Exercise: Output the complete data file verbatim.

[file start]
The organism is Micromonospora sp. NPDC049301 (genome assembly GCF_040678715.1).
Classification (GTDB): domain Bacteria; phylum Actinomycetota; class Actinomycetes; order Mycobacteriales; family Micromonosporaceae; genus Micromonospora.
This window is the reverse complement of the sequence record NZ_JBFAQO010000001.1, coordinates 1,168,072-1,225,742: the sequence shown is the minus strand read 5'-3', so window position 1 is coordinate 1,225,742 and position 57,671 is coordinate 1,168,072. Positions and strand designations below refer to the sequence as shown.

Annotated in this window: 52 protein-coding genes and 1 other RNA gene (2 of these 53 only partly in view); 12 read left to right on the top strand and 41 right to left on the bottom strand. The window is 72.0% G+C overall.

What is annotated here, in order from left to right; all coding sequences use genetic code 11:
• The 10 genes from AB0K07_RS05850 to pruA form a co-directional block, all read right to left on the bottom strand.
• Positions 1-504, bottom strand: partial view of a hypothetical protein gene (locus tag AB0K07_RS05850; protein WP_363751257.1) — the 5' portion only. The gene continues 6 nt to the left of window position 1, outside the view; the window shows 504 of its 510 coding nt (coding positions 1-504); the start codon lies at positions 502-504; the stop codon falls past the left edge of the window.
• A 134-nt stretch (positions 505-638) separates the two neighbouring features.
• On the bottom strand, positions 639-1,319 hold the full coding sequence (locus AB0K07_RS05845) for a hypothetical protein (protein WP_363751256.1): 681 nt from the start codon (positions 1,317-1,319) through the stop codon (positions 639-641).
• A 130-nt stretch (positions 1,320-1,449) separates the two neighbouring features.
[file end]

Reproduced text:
The organism is Micromonospora sp. NPDC049301 (genome assembly GCF_040678715.1).
Classification (GTDB): domain Bacteria; phylum Actinomycetota; class Actinomycetes; order Mycobacteriales; family Micromonosporaceae; genus Micromonospora.
This window is the reverse complement of the sequence record NZ_JBFAQO010000001.1, coordinates 1,168,072-1,225,742: the sequence shown is the minus strand read 5'-3', so window position 1 is coordinate 1,225,742 and position 57,671 is coordinate 1,168,072. Positions and strand designations below refer to the sequence as shown.

Annotated in this window: 52 protein-coding genes and 1 other RNA gene (2 of these 53 only partly in view); 12 read left to right on the top strand and 41 right to left on the bottom strand. The window is 72.0% G+C overall.

What is annotated here, in order from left to right; all coding sequences use genetic code 11:
• The 10 genes from AB0K07_RS05850 to pruA form a co-directional block, all read right to left on the bottom strand.
• Positions 1-504, bottom strand: partial view of a hypothetical protein gene (locus tag AB0K07_RS05850; protein WP_363751257.1) — the 5' portion only. The gene continues 6 nt to the left of window position 1, outside the view; the window shows 504 of its 510 coding nt (coding positions 1-504); the start codon lies at positions 502-504; the stop codon falls past the left edge of the window.
• A 134-nt stretch (positions 505-638) separates the two neighbouring features.
• On the bottom strand, positions 639-1,319 hold the full coding sequence (locus AB0K07_RS05845) for a hypothetical protein (protein WP_363751256.1): 681 nt from the start codon (positions 1,317-1,319) through the stop codon (positions 639-641).
• A 130-nt stretch (positions 1,320-1,449) separates the two neighbouring features.